When we stopped to change horses, two or three mud-huts under the shade of a few palm trees would emit an escort of little native boys, who followed the fresh team, staring at the carriage and the "Inglis Sahib" with a gaze of rapturous stupefaction.

The ancient palace of the kings of Lahore. Amid the ruins there is a mosque of red stone flowered[Pg 236] with white marble, the cupola of a material so milky that it might be jade; and the structure is mirrored in a pool of clear water, dappled with sun-sparks over the rose-coloured stones at the bottom. Under the central dome sleeps Mumtaj-Mahal, the well-beloved sultana, for whom Shah Jehan erected the most beautiful mausoleum in the world. Beyond this point among the mountains the road seemed to vanish, to lead nowhere, lost in pale red among the red cliffs, as if it stopped at the foot of the rocky wall.

One after another I made my salaam to Siva, seated on a peacock; to Ganesa, looking calm and knowing; to Parvati, riding a bull; to Siva again, this time pinning a dragon to the ground with a fork, a writhing reptile with gaping jaws and outspread wings; the same god again, with a child in[Pg 121] his arms; and again, holding his leg like a musket up against his shoulder with one of his four hands, the other three lifting a bull, a sceptre, and a trophy of weapons above his head.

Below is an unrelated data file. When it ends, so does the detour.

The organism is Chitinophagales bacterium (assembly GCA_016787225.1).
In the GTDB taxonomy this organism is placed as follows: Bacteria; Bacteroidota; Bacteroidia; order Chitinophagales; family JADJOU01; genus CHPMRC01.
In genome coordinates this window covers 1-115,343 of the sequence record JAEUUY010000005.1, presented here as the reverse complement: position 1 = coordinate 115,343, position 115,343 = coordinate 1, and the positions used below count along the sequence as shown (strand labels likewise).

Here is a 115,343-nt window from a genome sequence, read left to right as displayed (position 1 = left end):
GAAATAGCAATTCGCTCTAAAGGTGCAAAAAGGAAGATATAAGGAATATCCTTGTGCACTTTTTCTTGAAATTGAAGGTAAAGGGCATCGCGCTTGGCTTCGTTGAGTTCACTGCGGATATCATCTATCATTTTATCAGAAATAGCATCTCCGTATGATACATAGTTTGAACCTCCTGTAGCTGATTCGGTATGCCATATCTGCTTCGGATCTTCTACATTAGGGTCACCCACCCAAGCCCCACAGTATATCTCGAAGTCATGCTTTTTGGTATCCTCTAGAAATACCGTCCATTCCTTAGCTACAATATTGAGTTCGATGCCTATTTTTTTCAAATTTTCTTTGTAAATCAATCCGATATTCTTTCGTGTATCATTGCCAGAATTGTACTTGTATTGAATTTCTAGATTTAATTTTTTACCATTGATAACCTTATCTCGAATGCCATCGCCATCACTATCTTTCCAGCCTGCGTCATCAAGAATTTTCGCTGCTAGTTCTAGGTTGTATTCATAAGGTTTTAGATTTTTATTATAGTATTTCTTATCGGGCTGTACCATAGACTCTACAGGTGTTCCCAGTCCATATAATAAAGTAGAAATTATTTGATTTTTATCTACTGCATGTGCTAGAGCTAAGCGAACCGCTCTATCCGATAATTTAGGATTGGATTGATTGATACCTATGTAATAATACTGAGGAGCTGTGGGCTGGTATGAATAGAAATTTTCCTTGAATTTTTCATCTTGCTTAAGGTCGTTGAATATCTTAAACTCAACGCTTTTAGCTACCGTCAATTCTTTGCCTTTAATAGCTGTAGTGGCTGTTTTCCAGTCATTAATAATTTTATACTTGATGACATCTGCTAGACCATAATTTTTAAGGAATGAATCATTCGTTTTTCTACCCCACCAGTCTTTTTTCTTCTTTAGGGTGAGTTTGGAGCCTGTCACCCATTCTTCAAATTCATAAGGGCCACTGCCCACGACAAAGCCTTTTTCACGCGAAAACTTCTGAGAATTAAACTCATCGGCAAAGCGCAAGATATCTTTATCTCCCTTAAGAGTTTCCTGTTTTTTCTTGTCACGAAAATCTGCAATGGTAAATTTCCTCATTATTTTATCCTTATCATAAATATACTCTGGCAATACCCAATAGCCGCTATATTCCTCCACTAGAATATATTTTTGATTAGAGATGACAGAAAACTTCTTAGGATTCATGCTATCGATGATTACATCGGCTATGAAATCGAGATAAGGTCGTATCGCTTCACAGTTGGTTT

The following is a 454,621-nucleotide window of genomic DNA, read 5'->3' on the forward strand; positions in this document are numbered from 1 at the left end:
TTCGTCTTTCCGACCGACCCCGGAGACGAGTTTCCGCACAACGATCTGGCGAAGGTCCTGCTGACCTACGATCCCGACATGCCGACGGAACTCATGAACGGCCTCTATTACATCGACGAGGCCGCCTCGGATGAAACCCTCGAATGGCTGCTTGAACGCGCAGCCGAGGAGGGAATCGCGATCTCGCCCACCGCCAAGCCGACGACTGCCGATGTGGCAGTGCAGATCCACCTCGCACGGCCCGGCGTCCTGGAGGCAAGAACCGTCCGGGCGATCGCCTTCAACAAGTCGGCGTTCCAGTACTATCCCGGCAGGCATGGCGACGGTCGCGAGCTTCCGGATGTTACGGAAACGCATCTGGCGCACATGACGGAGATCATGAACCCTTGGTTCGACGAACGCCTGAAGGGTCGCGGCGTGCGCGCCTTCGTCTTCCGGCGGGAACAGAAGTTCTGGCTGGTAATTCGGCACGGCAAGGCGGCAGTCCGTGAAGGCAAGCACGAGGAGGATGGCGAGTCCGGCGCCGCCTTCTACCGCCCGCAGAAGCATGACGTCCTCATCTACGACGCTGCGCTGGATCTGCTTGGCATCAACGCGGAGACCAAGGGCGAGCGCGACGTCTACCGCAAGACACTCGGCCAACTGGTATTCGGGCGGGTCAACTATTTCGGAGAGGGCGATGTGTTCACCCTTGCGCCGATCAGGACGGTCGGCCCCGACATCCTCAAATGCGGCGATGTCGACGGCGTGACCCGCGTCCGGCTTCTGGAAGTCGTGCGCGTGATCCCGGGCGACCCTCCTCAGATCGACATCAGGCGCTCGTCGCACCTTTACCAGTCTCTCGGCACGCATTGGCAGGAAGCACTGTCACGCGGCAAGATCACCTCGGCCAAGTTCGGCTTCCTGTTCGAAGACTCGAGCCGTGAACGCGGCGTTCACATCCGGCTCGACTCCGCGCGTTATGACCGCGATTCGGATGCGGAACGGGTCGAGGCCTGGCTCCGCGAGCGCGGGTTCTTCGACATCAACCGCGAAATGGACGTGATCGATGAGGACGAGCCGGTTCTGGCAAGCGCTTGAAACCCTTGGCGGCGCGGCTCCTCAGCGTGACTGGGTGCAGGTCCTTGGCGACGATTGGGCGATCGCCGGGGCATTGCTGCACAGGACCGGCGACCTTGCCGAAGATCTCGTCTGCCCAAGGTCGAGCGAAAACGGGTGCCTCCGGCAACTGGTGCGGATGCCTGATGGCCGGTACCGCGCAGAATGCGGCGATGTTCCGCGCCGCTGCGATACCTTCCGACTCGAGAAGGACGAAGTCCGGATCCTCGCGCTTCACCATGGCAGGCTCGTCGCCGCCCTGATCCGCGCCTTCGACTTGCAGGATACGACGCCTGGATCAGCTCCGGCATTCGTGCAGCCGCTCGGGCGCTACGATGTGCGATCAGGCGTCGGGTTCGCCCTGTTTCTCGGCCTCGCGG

One of them was standing against a curtain of black satin embroidered with gold; muslin that might have been a spider's web hardly cast a mist over her sheenless skin, pale, almost white against the glistening satin and gold, all brightly lighted up. With a large hibiscus flower in her hand she stood in a simple attitude, like an Egyptian painting, then moved a little, raising or lowering an arm, apparently not seeing the passers-by who gazed at herlost in a dream that brought a strange green gleam to her dark eyes.

Further yet lay the artificial lake of Meer Alam, reflecting the palace of Baradari and the russet plain, infinite as far as the eye could reach towards the north, where other superb mausoleums were visible in their whiteness.

As I was leaving, the fakir rose amid the cries of all the people, who clamoured for his blessing. He[Pg 246] silenced them by a sign, then laying one hand on my shoulder, after looking at my medal

The Viharas, monasteries of cells hollowed out in the hillside, extend for more than half a mile; briars and creepers screen the entrances leading to these little retreats, a tangle of flowers and carvings.